The happiness movement presents a new economic paradigm whereby the happiness of people, well-being of communities and sustainability of the planet matter most. The happiness movement prioritizes quality of life and the systems that sustain this quality, with an understanding of economic growth as one of many factors sustaining well-being. Economists Stiglitz, Sen and Fitoussi (2009) as well as Helliwell, Layard and Sachs (2012–2021) emphasise the importance of wider measures of well-being in lieu of or in addition to economic metrics for the purpose of world happiness, well-being and sustainability. Recognizing the importance of the role of metrics and data, the United Nations passed Resolution 65/309 Happiness: Towards a Holistic Approach to Development called on member nations to develop wider measures of well-being for guiding all public policy.
The term happiness and well-being are used synonymously in the happiness movement. Well-being is “people’s living conditions and quality of life today (current well-being), as well as the resources that will help to sustain people’s well-being over time (natural, economic, human and social capital)” (OECD 2018. p.2). People’s well-being is “multidimensional” (Phillips & Wong 2017, p. xxix) and includes economic, social, ecological and personal dimensions. Happiness is measured using subjective (survey, polls. questionnaires) and objective metrics.
The Intersection of AI and the Happiness Movement Paradigm Shift
As a data scientist involved in hands on AI impact assessments, I’ve been very fortunate to be learning about the intersection of AI and community well-being from the perspective of community development experts, investigative journalists, artists, and others.
Most recently, I was involved in the Springer publication Intersections of AI and Community Well-Being Special Issue for the International Journal of Community Well-Being (2020). It provides perspectives related to measurement frameworks, community engagement in AI development, and AI’s role in the protection of community well-being. One of the articles in the special issue speaks to the challenges and opportunities for incorporating community well-being metrics in news recommender systems optimization algorithms. Another contribution points out that while there has been some focus on the use of AI to interfere in national elections, the same behavior occurs at the community level, and must be acknowledged, brought to light, and addressed. Disentangling the perceived challenges experienced by specific communities such as indigenous peoples and informal caregivers, several of the authors seek to examine the ways in which AI is being developed and used currently, and point to mechanism design and methodological insights that can bring about positive outcomes contributing to community inclusion, equity and data justice. Furthermore, a few of the contributors to the special issue embark on a journey to help the readers understand the neurophysiological experience of people in public urban spaces through the use of AI, while others investigate the role of AI in improving community well-being within current models of economic growth. Finally, two contributors also suggest biomimicry as a means for the development of AI drawn from art projects involving a type of fungus commonly known as slime mold (physarum polycephalum).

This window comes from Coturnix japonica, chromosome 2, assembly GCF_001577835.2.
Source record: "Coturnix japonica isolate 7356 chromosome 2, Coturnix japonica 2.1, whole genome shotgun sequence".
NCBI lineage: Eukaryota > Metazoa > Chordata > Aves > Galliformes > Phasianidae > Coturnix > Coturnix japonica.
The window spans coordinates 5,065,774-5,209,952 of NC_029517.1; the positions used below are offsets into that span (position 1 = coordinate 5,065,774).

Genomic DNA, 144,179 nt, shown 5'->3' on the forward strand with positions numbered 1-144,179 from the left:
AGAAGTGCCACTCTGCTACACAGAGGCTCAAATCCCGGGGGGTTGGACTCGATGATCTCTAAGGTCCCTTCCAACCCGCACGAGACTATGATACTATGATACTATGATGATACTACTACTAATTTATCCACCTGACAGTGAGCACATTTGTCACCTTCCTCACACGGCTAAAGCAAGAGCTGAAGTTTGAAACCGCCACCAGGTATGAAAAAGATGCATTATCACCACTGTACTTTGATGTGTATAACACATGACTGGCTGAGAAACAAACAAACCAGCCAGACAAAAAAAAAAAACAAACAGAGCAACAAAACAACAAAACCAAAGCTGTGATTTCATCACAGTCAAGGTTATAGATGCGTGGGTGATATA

The Springer Special Issue publication on the intersection of AI and community well-being has been made available for free access through the Happiness Alliance nonprofit which has been foundational in working to bridge the gaps between academic research and community engagement and well-being efforts in practice. Please feel free to access/download the articles (near the end of the page) and reach out to me if you want to learn more or contribute.
Happy International Day of Happiness!